Live Review: The Faint, Plack Blague; 2016: The Year in Music (fave releases/fave live shows); spotty reception this week…

Category: Blog,Reviews — Tags: , , — @ 2:07 pm January 2, 2017
The Faint at The Slowdown, Dec. 30, 2016.

The Faint at The Slowdown, Dec. 30, 2016.

by Tim McMahan,

I think we’re going to start a new tradition for New Years — instead of celebrating on New Year’s Eve, when the drunks are out, with all the traffic and the unholy fireworks, we’re going to celebrate the new year the night (or the weekend) before NYE. I figure I’m going to be home on NYE at midnight anyway to shield the dogs from the war noises booming overhead, I might as well celebrate the new year before the fact. Kind of like we did this year. Now if only we could get The Faint to play a pre-NYE show every year.

The Slowdown was packed Friday night, but not too packed. In the old days, The Faint would have easily sold out two nights in a venue the size of The Slowdown. Now the best the band can do is comfortably fill a large venue two nights in a row. Let’s face it, the band’s heyday was 15 or so years ago with the breakthrough of Danse Macabre, and even back then, I remember seeing The Faint perform that album at Sokol Underground — a show that stands out as my all-time favorite Faint performance. It’s followed closely by an unannounced pre-grand-opening performance at The Waiting Room in 2007 — probably the loudest Faint show I can remember.

That same year, in June 2007, The Faint had sold out a two-night residency at Sokol Auditorium. All of those Sokol Aud shows from that decade (and the years that followed) were complete madness — hot sweaty bouncing dancing messes of humanity; absolute spectacles.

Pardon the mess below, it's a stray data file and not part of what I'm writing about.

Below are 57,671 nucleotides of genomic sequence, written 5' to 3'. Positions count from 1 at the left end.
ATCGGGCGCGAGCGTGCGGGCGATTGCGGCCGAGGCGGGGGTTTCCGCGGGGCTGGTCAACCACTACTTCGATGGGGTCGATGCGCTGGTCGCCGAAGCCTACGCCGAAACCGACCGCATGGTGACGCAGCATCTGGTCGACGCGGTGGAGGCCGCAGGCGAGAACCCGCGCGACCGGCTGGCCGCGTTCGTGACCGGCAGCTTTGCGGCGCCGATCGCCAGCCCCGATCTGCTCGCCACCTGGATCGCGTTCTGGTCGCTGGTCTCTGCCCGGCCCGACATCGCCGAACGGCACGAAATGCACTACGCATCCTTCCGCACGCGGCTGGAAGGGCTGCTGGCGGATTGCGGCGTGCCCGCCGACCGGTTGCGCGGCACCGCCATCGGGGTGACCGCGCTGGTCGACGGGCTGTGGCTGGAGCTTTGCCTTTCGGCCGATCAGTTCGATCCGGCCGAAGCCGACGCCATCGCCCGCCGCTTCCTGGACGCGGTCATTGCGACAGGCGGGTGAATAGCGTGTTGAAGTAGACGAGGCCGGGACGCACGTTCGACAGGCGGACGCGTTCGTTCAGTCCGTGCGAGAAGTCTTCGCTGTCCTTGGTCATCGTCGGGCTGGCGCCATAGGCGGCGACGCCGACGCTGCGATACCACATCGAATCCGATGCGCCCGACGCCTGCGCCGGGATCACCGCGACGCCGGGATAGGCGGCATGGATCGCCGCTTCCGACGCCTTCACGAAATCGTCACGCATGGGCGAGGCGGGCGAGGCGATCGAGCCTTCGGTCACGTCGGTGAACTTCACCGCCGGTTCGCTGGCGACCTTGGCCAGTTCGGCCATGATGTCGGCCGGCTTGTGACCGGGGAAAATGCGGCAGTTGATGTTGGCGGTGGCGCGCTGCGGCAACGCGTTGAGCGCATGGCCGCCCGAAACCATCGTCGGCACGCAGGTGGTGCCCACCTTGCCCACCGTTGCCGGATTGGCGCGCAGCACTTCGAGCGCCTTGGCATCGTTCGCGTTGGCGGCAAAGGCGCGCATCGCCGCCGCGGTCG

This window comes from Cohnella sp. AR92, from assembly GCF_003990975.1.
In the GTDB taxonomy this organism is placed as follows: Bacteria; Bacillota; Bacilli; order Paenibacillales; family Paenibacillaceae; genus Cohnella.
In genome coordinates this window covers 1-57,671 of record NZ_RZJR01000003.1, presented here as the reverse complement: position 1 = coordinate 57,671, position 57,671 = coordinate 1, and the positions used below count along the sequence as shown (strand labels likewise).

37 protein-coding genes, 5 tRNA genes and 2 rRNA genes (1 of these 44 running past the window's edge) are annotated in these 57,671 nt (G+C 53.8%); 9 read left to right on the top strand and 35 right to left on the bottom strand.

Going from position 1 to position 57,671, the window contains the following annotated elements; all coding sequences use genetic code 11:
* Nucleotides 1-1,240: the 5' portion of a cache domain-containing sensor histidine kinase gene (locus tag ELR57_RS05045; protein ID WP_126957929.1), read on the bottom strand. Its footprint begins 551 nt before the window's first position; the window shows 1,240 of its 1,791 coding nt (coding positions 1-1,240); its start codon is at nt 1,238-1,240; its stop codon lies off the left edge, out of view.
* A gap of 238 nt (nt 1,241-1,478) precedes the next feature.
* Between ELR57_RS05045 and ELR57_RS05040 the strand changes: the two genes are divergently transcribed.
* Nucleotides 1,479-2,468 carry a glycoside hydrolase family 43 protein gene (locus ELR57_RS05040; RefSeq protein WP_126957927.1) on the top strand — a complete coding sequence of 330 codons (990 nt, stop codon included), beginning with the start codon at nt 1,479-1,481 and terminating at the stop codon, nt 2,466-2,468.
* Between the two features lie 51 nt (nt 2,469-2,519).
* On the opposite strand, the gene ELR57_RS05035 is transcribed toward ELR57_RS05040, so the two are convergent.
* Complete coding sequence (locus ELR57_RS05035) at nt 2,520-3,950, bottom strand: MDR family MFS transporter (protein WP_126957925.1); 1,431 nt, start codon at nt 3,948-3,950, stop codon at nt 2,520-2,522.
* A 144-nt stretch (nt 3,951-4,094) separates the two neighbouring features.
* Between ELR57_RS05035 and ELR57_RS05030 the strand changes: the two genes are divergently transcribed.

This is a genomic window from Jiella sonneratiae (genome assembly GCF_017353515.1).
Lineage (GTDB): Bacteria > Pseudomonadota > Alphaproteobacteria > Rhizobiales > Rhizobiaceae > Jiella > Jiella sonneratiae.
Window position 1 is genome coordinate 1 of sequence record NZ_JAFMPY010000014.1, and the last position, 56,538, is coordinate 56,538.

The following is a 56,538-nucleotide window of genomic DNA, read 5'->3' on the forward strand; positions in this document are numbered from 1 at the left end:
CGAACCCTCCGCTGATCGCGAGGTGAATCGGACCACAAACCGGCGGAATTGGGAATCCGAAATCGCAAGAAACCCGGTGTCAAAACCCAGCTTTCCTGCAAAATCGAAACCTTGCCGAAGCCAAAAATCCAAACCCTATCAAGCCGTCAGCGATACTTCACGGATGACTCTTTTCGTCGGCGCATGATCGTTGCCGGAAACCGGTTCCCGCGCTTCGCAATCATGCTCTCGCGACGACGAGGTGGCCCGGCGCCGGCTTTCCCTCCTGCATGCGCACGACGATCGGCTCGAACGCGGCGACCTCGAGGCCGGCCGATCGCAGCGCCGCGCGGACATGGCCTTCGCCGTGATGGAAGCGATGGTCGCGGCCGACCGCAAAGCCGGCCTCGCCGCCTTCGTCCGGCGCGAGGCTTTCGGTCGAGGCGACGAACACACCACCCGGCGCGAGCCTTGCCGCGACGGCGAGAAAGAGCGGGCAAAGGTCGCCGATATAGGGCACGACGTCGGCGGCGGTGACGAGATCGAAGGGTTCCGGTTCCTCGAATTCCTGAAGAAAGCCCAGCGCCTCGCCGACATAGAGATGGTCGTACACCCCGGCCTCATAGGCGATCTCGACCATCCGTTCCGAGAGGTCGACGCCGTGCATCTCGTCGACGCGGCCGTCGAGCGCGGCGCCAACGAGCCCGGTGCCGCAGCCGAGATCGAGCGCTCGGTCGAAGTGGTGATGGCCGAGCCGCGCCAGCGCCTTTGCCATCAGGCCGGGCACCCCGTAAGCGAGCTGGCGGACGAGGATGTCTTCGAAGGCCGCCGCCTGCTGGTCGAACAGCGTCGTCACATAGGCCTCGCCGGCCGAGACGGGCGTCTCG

Last Friday night’s show didn’t quite reach the level of those Sokol shows, but it was a good time nonetheless. If there was a drag on the performance it came from the audience, because the band was clearly on point playing a set of greatest hits in support of their CAPSULE: 1999-2016 album that just came out on Saddle Creek. It’s easy to forget how many great songs these guys have recorded. It’s a good time to mention that the new material — three new songs released as part of the CAPSULE album — stand tall among their finest efforts, seamlessly blending into the set.

A haunting Clark Baechle behind The Faint’s drum kit….

A ghostly Clark Baechle behind The Faint’s drum kit….

The Faint’s light show has been an evolution over the years. I remember the days where they controlled colored floodlights with floor pedals, to haunting effect. These days the light show is a flashing, strobing choreographed wonder in perfect sync with every bone-rattling beat. I have no idea how it could get any better.

Maybe it was thos awe-inspiring lights or the enormity of the music but the audience on the floor seemed a bit dumbfounded. It took half a set to get their butts moving and not until the end until they got their arms in the air and bodies began to be carried over the crowd — a far cry from those old Sokol Aud days.